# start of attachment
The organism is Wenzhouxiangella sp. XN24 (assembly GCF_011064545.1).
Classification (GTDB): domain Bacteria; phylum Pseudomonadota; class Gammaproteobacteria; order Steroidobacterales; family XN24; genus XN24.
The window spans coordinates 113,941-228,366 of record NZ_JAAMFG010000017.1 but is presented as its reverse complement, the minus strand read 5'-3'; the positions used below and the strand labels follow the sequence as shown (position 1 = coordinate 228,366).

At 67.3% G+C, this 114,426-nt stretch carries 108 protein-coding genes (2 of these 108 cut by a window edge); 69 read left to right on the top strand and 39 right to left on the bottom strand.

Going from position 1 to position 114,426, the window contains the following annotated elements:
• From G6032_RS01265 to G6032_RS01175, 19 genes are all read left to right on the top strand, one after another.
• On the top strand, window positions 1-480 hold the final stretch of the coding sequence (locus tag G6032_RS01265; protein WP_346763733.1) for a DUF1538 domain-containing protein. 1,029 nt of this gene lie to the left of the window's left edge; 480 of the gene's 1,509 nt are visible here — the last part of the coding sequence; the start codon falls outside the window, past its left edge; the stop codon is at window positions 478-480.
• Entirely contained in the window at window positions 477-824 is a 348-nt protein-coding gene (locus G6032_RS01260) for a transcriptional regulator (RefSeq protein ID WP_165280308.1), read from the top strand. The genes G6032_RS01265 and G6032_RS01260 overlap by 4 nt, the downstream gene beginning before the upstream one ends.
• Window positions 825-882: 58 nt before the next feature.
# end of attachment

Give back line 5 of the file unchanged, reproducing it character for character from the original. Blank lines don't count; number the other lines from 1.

Going from position 1 to position 114,426, the window contains the following annotated elements: